In the following example we define a classification task for the mlbench::BreastCancer() data set and exclude the variable Id from all furthercmodel fitting and evaluation.

In binary classification the two classes are usually referred to as positive andcnegative class with the positive class being the category of greater interest. This is relevant for many performance measures like the true positive rate or ROC analysis. Moreover, mlr, where possible, permits to set options (like the setThreshold() or makeWeightedClassesWrapper()) and returns and plots results (like class posterior probabilities) for the positive class only.

makeClassifTask() by default selects the first factor level of the target variable as the positive class, in the above example benign. Class malignant can be manually selected as follows:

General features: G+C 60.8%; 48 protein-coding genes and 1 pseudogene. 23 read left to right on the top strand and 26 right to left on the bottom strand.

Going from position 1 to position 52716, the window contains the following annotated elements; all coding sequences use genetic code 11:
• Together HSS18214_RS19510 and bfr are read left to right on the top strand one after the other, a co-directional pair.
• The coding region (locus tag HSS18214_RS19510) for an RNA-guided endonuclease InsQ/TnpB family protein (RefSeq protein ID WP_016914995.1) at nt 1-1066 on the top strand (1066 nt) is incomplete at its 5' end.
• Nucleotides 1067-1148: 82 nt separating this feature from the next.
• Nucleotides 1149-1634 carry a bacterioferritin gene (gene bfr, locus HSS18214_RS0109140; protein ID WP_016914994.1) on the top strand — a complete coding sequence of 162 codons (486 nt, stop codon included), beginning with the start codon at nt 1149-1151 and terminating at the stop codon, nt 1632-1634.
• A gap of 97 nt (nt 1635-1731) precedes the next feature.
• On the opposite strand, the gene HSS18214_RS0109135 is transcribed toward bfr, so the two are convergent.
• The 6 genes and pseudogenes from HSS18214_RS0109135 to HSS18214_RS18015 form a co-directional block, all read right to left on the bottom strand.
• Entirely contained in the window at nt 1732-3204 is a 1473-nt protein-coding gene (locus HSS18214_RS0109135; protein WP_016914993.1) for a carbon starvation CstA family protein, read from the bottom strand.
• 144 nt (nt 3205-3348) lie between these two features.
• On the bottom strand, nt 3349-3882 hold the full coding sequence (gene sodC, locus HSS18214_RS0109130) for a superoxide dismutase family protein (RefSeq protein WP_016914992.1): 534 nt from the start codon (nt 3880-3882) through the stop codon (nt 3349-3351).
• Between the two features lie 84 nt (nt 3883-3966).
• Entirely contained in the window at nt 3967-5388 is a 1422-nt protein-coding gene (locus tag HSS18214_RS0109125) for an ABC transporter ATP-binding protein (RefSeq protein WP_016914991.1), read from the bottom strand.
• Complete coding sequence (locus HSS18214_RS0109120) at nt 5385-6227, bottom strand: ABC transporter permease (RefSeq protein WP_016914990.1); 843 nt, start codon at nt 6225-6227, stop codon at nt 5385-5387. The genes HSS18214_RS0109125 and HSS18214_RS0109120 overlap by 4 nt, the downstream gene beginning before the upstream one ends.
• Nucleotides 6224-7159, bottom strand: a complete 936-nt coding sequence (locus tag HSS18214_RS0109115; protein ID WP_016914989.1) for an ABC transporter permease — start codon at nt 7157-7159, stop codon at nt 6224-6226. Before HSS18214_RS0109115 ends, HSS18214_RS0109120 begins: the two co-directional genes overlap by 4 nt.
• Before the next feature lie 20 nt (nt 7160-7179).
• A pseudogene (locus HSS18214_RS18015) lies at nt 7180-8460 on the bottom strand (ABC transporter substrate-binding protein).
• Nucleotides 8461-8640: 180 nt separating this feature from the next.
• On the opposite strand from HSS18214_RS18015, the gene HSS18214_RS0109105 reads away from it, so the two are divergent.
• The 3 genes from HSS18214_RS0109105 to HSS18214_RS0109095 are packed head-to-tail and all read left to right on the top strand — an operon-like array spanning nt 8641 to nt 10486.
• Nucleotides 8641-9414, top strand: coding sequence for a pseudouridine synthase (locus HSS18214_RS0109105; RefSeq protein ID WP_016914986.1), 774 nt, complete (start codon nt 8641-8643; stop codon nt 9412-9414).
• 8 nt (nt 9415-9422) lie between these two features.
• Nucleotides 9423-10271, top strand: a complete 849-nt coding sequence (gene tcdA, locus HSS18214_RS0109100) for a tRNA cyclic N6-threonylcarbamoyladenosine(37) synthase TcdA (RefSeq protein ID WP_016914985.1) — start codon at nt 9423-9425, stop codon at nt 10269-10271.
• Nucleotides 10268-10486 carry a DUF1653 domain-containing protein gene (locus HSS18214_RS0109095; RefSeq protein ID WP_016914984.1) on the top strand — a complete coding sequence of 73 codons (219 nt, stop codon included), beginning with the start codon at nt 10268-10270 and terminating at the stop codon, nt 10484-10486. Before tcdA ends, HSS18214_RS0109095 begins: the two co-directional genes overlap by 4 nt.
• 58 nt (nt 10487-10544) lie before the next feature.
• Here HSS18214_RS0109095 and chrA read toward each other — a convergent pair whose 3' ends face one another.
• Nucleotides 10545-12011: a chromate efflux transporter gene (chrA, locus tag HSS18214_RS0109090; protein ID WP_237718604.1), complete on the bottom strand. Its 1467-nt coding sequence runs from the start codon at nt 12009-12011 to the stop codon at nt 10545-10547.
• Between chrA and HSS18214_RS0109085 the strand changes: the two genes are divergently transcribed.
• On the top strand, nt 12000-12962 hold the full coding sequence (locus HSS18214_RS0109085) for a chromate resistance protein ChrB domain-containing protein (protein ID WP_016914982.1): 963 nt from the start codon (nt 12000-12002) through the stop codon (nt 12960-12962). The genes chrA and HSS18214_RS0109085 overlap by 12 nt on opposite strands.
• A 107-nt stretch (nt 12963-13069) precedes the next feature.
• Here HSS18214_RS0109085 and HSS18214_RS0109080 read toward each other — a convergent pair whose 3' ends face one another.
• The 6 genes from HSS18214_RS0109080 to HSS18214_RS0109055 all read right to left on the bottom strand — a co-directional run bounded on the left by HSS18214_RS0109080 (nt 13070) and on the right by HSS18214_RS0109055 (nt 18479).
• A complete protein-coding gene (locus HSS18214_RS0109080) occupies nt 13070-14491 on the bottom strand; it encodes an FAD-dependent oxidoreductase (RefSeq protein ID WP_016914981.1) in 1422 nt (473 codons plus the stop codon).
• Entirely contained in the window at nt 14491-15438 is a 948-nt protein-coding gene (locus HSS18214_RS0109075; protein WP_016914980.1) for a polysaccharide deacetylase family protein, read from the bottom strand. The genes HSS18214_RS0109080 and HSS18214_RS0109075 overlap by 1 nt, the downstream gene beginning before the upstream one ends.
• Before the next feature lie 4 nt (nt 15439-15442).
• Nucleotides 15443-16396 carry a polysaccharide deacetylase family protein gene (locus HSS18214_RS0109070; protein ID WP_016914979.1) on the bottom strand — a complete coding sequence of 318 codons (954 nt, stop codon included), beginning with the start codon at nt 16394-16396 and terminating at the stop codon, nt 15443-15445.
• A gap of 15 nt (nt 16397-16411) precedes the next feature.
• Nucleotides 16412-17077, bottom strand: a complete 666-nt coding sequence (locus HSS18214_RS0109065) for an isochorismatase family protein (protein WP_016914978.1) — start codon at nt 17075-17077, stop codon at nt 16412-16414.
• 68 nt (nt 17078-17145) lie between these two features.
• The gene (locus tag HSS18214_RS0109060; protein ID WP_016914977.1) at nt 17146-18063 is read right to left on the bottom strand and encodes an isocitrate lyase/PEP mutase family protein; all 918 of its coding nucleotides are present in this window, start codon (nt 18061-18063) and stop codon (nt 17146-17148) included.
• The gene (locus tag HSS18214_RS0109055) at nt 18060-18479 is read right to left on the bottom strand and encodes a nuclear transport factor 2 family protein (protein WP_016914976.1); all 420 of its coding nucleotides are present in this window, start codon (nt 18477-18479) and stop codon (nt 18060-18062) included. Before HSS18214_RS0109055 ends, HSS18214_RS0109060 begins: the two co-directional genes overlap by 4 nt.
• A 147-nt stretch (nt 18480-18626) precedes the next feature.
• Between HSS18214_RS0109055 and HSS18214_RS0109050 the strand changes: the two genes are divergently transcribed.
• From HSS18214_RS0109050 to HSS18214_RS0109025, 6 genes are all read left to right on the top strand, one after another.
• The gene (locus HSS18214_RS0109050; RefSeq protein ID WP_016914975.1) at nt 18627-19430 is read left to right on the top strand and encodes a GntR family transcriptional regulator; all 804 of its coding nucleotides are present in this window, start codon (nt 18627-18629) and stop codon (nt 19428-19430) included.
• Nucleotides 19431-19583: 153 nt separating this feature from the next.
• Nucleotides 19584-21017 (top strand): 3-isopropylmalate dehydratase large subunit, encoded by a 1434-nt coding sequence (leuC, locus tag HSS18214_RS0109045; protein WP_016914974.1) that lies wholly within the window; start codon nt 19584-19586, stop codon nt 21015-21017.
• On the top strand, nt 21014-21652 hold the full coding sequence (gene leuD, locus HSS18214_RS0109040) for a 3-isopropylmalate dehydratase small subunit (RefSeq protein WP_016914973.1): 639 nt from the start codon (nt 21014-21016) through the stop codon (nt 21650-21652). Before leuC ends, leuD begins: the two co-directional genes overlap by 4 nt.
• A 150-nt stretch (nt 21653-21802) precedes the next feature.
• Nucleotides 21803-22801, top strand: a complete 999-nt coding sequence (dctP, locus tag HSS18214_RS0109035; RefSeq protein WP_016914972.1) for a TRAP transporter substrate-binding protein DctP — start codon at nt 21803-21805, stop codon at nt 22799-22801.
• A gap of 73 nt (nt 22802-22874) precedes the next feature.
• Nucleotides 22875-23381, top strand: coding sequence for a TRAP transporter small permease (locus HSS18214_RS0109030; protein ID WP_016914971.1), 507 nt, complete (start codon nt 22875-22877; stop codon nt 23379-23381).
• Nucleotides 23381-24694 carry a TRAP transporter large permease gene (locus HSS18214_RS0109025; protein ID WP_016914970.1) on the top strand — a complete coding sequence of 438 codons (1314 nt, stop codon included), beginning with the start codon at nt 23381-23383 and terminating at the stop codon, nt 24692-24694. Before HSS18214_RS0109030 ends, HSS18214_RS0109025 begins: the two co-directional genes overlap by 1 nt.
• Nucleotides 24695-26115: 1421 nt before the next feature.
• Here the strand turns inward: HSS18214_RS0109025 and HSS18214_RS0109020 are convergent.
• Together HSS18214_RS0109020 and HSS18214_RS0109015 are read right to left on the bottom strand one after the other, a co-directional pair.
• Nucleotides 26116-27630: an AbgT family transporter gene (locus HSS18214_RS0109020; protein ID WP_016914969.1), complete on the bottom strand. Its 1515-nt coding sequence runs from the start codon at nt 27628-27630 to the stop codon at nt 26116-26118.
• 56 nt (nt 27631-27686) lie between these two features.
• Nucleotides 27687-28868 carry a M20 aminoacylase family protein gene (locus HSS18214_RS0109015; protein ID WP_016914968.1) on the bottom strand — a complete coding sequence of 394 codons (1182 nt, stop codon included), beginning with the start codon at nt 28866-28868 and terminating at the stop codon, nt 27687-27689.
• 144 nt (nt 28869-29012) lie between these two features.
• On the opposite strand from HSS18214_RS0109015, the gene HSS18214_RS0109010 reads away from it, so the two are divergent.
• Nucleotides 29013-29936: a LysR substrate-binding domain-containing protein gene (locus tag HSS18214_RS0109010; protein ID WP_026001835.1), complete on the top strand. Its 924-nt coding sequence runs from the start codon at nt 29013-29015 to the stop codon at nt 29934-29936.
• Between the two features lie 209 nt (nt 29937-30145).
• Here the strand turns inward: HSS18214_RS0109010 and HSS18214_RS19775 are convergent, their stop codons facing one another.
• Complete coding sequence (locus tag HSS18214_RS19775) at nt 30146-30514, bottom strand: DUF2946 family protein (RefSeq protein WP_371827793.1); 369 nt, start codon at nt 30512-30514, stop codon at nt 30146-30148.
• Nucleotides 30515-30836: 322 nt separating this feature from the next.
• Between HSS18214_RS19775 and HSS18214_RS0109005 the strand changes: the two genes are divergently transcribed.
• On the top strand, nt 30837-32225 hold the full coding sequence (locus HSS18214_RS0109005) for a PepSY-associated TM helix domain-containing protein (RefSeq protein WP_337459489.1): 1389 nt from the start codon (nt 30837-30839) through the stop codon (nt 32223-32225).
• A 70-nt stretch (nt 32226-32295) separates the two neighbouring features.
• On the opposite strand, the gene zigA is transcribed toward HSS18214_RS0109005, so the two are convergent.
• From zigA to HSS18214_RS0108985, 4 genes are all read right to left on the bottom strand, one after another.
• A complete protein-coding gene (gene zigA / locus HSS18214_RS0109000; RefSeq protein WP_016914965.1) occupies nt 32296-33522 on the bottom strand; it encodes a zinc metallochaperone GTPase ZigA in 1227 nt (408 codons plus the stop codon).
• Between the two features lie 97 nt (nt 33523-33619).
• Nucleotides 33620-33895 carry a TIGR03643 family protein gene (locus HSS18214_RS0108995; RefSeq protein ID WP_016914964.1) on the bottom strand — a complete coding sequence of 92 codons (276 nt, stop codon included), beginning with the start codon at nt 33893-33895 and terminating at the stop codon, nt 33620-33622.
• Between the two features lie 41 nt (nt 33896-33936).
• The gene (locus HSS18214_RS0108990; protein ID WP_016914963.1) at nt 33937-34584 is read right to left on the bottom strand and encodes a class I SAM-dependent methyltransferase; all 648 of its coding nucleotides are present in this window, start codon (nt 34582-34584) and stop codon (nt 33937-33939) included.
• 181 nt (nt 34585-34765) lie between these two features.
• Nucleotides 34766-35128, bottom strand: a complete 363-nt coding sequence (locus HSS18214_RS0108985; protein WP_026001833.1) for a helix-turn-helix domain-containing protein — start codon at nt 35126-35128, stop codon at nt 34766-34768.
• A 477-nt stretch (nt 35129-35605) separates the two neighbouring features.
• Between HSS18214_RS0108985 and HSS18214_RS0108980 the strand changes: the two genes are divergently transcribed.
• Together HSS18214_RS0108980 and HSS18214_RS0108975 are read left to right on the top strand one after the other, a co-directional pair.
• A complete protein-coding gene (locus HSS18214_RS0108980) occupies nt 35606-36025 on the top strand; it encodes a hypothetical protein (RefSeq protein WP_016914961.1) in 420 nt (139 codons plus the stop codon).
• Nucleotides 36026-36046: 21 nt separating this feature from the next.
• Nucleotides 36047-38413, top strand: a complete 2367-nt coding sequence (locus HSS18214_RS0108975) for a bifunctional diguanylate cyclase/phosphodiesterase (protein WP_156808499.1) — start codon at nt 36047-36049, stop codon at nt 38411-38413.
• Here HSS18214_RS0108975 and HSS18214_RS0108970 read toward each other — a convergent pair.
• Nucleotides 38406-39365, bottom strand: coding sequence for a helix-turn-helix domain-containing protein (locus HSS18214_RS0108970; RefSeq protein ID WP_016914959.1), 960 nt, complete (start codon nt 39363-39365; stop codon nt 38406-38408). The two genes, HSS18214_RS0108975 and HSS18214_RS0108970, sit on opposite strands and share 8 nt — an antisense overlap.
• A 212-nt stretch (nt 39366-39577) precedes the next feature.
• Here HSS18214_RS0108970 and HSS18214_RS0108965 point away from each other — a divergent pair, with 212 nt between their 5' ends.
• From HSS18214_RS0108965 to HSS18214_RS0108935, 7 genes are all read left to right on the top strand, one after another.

classif.task = makeClassifTask(id = "BreastCancer", data = df, target = "Class", positive = "malignant")

Survival analysis

Survival tasks use two target columns. For left and right censored problems these consist of the survival time and a binary event indicator. For interval censored data the two target columns must be specified in the "interval2" format (see survival::Surv()).

The type of censoring can be specified via the argument censoring, which defaults to "rcens" for right censored data.

Multilabel classification

In multilabel classification each object can belong to more than one category at the same time.

The data are expected to contain as many target columns as there are class labels. The target columns should be logical vectors that indicate which class labels are present. The names of the target columns are taken as class labels and need to be passed to the target argument of makeMultilabelTaskTask()`.